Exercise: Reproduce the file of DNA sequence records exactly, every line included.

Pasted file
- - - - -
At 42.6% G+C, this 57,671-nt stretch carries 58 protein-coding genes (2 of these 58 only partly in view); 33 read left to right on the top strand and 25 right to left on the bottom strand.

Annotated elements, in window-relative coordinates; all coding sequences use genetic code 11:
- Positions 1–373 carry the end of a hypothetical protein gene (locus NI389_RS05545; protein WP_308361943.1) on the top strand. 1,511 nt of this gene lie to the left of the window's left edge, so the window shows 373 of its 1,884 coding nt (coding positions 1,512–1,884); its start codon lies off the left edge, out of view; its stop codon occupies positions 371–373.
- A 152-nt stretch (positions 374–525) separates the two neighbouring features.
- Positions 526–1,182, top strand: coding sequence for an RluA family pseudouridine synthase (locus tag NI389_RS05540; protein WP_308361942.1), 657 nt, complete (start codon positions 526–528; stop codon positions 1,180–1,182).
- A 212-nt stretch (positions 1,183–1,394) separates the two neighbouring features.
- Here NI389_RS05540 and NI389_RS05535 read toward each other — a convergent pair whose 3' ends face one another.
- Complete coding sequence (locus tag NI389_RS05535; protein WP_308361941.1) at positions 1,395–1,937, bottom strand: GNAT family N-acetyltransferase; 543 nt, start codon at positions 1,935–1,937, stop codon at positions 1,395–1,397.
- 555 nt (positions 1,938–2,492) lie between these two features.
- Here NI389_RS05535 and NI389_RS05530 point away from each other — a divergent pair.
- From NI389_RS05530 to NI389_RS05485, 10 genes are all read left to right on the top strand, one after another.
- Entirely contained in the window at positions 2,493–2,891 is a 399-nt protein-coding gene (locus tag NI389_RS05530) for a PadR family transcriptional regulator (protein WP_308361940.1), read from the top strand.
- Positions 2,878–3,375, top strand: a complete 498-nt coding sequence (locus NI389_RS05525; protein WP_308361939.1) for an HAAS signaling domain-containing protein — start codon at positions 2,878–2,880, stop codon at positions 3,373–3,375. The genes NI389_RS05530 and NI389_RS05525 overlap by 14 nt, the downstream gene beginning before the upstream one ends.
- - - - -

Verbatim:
At 42.6% G+C, this 57,671-nt stretch carries 58 protein-coding genes (2 of these 58 only partly in view); 33 read left to right on the top strand and 25 right to left on the bottom strand.

Annotated elements, in window-relative coordinates; all coding sequences use genetic code 11:
- Positions 1–373 carry the end of a hypothetical protein gene (locus NI389_RS05545; protein WP_308361943.1) on the top strand. 1,511 nt of this gene lie to the left of the window's left edge, so the window shows 373 of its 1,884 coding nt (coding positions 1,512–1,884); its start codon lies off the left edge, out of view; its stop codon occupies positions 371–373.
- A 152-nt stretch (positions 374–525) separates the two neighbouring features.
- Positions 526–1,182, top strand: coding sequence for an RluA family pseudouridine synthase (locus tag NI389_RS05540; protein WP_308361942.1), 657 nt, complete (start codon positions 526–528; stop codon positions 1,180–1,182).
- A 212-nt stretch (positions 1,183–1,394) separates the two neighbouring features.
- Here NI389_RS05540 and NI389_RS05535 read toward each other — a convergent pair whose 3' ends face one another.
- Complete coding sequence (locus tag NI389_RS05535; protein WP_308361941.1) at positions 1,395–1,937, bottom strand: GNAT family N-acetyltransferase; 543 nt, start codon at positions 1,935–1,937, stop codon at positions 1,395–1,397.
- 555 nt (positions 1,938–2,492) lie between these two features.
- Here NI389_RS05535 and NI389_RS05530 point away from each other — a divergent pair.
- From NI389_RS05530 to NI389_RS05485, 10 genes are all read left to right on the top strand, one after another.
- Entirely contained in the window at positions 2,493–2,891 is a 399-nt protein-coding gene (locus tag NI389_RS05530) for a PadR family transcriptional regulator (protein WP_308361940.1), read from the top strand.
- Positions 2,878–3,375, top strand: a complete 498-nt coding sequence (locus NI389_RS05525; protein WP_308361939.1) for an HAAS signaling domain-containing protein — start codon at positions 2,878–2,880, stop codon at positions 3,373–3,375. The genes NI389_RS05530 and NI389_RS05525 overlap by 14 nt, the downstream gene beginning before the upstream one ends.